Asia

Taiwan election: KMT nomination sets up battle of women

Hung Hsiu-chu, Taiwan presidential candidate from the ruling Kuomintang (KMT), waves during the party congress in Taipei on 19 July Image copyright AFP
Image caption Hung Hsiu-chu faces a battle to regain public support for the Kuomintang

Taiwan's governing Kuomintang (KMT) has chosen a woman to be its candidate in January's presidential poll, setting up the first-ever all-female contest between the country's two main parties.

The KMT endorsed Hung Hsiu-chu, currently the deputy speaker of parliament, at a party congress.

She is expected to face a tough challenge from Tsai Ing-wen of the Democratic Progressive Party (DPP).

Relations with mainland China are likely to be a major campaign issue.

Ms Hung favours closer relations while Ms Tsai and her party fear this could threaten the island's sovereignty.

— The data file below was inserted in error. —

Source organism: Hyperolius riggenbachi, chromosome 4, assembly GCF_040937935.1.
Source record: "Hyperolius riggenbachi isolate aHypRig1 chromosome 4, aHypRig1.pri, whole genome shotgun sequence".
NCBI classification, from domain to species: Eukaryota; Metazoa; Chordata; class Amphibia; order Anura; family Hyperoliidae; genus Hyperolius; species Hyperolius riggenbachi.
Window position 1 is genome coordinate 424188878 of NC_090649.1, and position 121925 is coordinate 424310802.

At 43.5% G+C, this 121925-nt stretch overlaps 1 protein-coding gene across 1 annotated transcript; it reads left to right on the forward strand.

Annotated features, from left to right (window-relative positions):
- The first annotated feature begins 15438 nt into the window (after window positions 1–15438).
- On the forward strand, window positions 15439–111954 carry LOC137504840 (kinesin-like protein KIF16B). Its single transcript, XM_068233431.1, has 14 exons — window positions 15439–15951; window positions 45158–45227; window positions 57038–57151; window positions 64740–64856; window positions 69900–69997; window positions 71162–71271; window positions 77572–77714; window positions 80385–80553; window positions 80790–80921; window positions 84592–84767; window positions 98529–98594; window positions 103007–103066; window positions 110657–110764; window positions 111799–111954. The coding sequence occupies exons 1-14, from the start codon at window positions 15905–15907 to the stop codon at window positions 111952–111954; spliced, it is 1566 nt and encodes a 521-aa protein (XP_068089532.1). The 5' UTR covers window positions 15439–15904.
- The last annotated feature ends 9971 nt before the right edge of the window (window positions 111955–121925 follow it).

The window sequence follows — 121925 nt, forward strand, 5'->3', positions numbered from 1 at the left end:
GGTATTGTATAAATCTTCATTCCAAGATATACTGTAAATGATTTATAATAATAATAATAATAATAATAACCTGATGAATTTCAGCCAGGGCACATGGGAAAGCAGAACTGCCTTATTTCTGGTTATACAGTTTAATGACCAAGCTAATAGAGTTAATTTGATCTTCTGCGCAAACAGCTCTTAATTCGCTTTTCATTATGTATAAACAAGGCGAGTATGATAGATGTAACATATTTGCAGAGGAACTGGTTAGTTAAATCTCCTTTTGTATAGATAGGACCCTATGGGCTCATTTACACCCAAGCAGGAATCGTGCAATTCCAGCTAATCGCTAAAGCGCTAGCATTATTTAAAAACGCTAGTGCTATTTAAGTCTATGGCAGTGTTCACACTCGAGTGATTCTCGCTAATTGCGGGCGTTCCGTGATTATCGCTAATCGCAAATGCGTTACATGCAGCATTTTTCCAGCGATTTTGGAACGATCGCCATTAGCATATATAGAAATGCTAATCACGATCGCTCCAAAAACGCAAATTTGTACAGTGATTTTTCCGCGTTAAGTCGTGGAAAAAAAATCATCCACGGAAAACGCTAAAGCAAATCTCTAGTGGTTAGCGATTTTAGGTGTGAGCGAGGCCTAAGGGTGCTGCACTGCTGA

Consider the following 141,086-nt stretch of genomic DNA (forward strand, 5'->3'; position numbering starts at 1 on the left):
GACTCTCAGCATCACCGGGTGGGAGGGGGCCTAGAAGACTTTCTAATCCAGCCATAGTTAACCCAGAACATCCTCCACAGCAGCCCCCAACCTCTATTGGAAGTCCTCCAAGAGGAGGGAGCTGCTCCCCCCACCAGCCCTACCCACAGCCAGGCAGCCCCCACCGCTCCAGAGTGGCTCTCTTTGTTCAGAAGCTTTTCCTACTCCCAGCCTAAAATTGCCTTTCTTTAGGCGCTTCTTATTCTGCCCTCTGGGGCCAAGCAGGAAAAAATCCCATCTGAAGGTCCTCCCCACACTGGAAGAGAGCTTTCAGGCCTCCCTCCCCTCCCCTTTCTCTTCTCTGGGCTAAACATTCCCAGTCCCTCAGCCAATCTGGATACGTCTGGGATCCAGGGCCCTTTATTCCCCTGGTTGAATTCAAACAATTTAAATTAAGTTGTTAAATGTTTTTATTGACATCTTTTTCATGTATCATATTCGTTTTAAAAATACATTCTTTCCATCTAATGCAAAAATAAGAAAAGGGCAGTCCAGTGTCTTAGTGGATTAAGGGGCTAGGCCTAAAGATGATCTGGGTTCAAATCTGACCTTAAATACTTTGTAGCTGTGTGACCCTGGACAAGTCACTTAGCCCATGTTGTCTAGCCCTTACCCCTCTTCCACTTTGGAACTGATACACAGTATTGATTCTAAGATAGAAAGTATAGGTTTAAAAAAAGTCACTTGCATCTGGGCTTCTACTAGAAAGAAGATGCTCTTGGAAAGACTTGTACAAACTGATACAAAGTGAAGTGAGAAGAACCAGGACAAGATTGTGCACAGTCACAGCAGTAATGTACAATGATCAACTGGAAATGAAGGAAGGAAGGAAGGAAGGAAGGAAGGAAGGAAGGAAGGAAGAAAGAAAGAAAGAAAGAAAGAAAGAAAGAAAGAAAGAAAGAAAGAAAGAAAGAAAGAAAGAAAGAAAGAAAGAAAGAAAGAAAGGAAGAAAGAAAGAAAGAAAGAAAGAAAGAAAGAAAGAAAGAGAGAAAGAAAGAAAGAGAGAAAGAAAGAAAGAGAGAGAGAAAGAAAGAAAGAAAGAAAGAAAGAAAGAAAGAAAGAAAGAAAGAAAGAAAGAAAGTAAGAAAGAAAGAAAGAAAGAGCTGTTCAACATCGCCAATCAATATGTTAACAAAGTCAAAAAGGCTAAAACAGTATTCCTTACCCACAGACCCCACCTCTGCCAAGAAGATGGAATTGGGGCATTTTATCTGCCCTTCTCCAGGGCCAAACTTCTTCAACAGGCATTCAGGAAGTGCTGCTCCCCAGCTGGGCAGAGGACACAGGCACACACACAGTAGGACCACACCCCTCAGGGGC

Blow for equality

This is the first time in the KMT - which was founded more than a century ago - has chosen a woman to be its presidential candidate.

Supporters cheered as Ms Hung, 67, was confirmed on Sunday.

But the BBC's Cindy Sui in Taipei says few party leaders sought the candidacy after the KMT suffered a crushing defeat in local elections last year.

Outgoing President President Ma Ying-jeou resigned as party chairman after the poll, which was widely seen as a rejection of his push for close ties with Beijing.

Ms Tsai Ing-wen lost in the presidential race in 2012 but she is leading in opinion polls this time.

Taiwan has never had a female president.

Many people see the fact that two women are running as a sign of progress and a reflection of the island's recognition of gender equality, our correspondent adds.

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